Aqueous Red-Emitting Silicon Nanoparticles for Cellular Imaging: Consequences of Protecting Against Surface Passivation by Hydroxide and Water for Stable Red Emission
Journal of Materials Research
Semiconductor nanoparticles, Nanosilicon, Aqueous chemistry
Stable, aqueous, red-to-near infrared emission is critical for the use of silicon nanoparticles (Si NPs) in biological fluorescence assays, but such Si NPs have been difficult to attain. We report a synthesis and surface modification strategy that protects Si NPs and preserves red photoluminescence (PL) in water for more than 6 mo. The Si NPs were synthesized via high temperature reaction, liberated from an oxide matrix, and functionalized via hydrosilylation to yield hydrophobic particles. The hydrophobic Si NPs were phase transferred to water using the surfactant cetyltrimethylammonium bromide (CTAB) with retention of red PL. CTAB apparently serves a double role in providing stable, aqueous, red-emitting Si NPs by (i) forming a hydrophobic barrier between the Si NPs and water and (ii) providing aqueous colloidal stability via the polar head group. We demonstrate preservation of the aqueous red emission of these Si NPs in biological media and examine the effects of pH on emission color.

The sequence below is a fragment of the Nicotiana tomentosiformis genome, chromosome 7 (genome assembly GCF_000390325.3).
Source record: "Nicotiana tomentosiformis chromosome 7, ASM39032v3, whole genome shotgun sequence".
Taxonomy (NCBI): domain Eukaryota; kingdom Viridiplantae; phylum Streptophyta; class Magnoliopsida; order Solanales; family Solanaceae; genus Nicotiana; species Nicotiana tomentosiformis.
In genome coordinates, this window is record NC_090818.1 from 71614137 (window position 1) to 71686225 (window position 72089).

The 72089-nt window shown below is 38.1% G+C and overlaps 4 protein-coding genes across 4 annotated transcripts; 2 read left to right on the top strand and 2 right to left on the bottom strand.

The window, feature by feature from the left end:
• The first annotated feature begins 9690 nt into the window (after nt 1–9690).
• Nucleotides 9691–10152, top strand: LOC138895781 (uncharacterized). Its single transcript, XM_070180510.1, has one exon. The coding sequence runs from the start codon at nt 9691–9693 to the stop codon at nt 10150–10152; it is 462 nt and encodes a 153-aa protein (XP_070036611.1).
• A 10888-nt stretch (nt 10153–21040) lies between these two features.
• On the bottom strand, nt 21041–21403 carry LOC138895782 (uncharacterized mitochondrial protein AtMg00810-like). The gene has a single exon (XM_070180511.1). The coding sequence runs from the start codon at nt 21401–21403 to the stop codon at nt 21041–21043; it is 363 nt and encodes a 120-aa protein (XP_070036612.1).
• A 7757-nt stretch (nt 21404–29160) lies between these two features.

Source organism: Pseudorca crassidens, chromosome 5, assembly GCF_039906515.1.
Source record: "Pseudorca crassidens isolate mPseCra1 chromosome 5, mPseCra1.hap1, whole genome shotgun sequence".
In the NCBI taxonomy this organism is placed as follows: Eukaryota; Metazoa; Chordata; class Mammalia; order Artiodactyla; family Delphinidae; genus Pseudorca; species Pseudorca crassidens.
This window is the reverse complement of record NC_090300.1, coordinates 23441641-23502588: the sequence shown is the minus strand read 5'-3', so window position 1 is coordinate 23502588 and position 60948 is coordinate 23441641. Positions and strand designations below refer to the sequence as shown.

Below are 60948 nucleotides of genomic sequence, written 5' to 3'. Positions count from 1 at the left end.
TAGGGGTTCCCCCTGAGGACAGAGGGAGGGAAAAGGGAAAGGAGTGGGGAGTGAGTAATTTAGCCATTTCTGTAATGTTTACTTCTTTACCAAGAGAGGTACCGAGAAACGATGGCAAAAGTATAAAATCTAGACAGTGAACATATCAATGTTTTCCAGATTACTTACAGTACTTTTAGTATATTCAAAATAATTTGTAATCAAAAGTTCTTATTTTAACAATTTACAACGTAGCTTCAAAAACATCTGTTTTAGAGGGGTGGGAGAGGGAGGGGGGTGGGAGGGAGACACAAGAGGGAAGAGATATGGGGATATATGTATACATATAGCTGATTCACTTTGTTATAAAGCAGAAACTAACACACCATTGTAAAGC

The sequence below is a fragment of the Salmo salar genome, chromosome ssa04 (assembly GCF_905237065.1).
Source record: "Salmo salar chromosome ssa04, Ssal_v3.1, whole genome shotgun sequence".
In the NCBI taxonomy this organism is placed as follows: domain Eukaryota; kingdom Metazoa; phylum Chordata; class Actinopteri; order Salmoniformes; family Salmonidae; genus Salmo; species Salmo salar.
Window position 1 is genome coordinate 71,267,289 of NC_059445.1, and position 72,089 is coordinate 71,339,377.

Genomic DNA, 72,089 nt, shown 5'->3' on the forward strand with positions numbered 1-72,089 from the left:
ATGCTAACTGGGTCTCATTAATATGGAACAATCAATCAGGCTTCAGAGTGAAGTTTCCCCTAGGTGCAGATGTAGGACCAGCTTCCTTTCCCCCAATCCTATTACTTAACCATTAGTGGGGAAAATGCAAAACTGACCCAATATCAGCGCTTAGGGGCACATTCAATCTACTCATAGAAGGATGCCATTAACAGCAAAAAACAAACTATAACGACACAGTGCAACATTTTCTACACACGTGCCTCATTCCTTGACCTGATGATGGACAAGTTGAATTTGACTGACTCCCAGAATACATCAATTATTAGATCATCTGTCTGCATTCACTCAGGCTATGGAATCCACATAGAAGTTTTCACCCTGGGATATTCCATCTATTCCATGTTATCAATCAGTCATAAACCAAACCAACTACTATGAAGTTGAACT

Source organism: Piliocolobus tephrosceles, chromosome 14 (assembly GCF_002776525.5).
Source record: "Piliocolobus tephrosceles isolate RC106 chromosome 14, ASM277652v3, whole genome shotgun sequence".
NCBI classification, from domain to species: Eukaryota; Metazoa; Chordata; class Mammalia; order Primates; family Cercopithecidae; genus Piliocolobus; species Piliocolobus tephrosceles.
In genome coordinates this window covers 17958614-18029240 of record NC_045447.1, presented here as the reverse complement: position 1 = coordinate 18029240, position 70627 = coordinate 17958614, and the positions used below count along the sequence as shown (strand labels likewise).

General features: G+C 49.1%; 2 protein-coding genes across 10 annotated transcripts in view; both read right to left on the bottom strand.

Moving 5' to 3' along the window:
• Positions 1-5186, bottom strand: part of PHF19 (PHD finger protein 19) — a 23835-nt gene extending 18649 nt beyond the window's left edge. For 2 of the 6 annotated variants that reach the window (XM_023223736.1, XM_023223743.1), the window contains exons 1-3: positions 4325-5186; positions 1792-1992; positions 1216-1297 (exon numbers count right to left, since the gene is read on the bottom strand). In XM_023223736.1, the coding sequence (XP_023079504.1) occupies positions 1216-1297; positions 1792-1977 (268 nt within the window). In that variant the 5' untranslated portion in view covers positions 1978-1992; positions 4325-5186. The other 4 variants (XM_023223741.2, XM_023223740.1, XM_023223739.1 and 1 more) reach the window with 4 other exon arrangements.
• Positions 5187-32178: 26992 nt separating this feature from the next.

Sheng-Kuei Chiu, Beth A. Manhat, William J.I. DeBenedetti, Anna L. Brown, Katye Fichter, Tania Vu, Micah Eastman, Jun Jiao and Andrea M. Goforth (2013). Aqueous red-emitting silicon nanoparticles for cellular imaging: Consequences of protecting against surface passivation by hydroxide and water for stable red emission. Journal of Materials Research, 28, pp 216-230. doi:10.1557/jmr.2012.377.
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